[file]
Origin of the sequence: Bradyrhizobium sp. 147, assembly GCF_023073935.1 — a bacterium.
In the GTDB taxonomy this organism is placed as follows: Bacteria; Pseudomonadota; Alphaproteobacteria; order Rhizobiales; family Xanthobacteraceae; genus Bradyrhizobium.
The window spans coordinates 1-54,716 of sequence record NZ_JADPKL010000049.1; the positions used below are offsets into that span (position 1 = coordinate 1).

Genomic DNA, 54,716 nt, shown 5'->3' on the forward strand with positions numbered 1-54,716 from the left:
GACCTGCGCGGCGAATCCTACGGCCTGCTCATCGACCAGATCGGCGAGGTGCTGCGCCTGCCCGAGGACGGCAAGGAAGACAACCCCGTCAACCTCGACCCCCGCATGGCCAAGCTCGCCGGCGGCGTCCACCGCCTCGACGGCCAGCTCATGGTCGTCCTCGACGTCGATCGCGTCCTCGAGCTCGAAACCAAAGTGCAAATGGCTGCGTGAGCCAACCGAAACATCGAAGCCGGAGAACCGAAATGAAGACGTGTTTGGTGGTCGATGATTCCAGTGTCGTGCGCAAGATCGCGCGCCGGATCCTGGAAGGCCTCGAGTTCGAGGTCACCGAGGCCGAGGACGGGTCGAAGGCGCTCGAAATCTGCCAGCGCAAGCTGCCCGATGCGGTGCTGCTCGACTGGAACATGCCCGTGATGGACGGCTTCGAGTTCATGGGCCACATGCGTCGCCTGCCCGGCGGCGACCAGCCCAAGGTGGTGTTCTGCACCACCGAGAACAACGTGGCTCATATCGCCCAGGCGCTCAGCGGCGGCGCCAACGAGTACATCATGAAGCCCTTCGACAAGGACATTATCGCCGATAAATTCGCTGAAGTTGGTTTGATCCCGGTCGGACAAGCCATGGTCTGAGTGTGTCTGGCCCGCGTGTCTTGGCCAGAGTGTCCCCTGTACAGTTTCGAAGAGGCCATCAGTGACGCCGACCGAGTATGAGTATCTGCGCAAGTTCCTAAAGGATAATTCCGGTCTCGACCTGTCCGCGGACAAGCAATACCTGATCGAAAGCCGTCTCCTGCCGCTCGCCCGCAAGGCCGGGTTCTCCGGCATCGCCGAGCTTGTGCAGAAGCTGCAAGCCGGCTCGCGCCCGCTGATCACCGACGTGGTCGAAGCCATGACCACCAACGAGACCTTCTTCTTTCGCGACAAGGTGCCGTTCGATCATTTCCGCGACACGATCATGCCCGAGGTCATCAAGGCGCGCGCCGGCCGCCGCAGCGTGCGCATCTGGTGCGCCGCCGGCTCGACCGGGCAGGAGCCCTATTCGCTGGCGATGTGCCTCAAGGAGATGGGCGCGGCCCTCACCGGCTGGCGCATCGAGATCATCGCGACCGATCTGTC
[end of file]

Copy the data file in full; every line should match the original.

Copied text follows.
Origin of the sequence: Bradyrhizobium sp. 147, assembly GCF_023073935.1 — a bacterium.
In the GTDB taxonomy this organism is placed as follows: Bacteria; Pseudomonadota; Alphaproteobacteria; order Rhizobiales; family Xanthobacteraceae; genus Bradyrhizobium.
The window spans coordinates 1-54,716 of sequence record NZ_JADPKL010000049.1; the positions used below are offsets into that span (position 1 = coordinate 1).

Genomic DNA, 54,716 nt, shown 5'->3' on the forward strand with positions numbered 1-54,716 from the left:
GACCTGCGCGGCGAATCCTACGGCCTGCTCATCGACCAGATCGGCGAGGTGCTGCGCCTGCCCGAGGACGGCAAGGAAGACAACCCCGTCAACCTCGACCCCCGCATGGCCAAGCTCGCCGGCGGCGTCCACCGCCTCGACGGCCAGCTCATGGTCGTCCTCGACGTCGATCGCGTCCTCGAGCTCGAAACCAAAGTGCAAATGGCTGCGTGAGCCAACCGAAACATCGAAGCCGGAGAACCGAAATGAAGACGTGTTTGGTGGTCGATGATTCCAGTGTCGTGCGCAAGATCGCGCGCCGGATCCTGGAAGGCCTCGAGTTCGAGGTCACCGAGGCCGAGGACGGGTCGAAGGCGCTCGAAATCTGCCAGCGCAAGCTGCCCGATGCGGTGCTGCTCGACTGGAACATGCCCGTGATGGACGGCTTCGAGTTCATGGGCCACATGCGTCGCCTGCCCGGCGGCGACCAGCCCAAGGTGGTGTTCTGCACCACCGAGAACAACGTGGCTCATATCGCCCAGGCGCTCAGCGGCGGCGCCAACGAGTACATCATGAAGCCCTTCGACAAGGACATTATCGCCGATAAATTCGCTGAAGTTGGTTTGATCCCGGTCGGACAAGCCATGGTCTGAGTGTGTCTGGCCCGCGTGTCTTGGCCAGAGTGTCCCCTGTACAGTTTCGAAGAGGCCATCAGTGACGCCGACCGAGTATGAGTATCTGCGCAAGTTCCTAAAGGATAATTCCGGTCTCGACCTGTCCGCGGACAAGCAATACCTGATCGAAAGCCGTCTCCTGCCGCTCGCCCGCAAGGCCGGGTTCTCCGGCATCGCCGAGCTTGTGCAGAAGCTGCAAGCCGGCTCGCGCCCGCTGATCACCGACGTGGTCGAAGCCATGACCACCAACGAGACCTTCTTCTTTCGCGACAAGGTGCCGTTCGATCATTTCCGCGACACGATCATGCCCGAGGTCATCAAGGCGCGCGCCGGCCGCCGCAGCGTGCGCATCTGGTGCGCCGCCGGCTCGACCGGGCAGGAGCCCTATTCGCTGGCGATGTGCCTCAAGGAGATGGGCGCGGCCCTCACCGGCTGGCGCATCGAGATCATCGCGACCGATCTGTC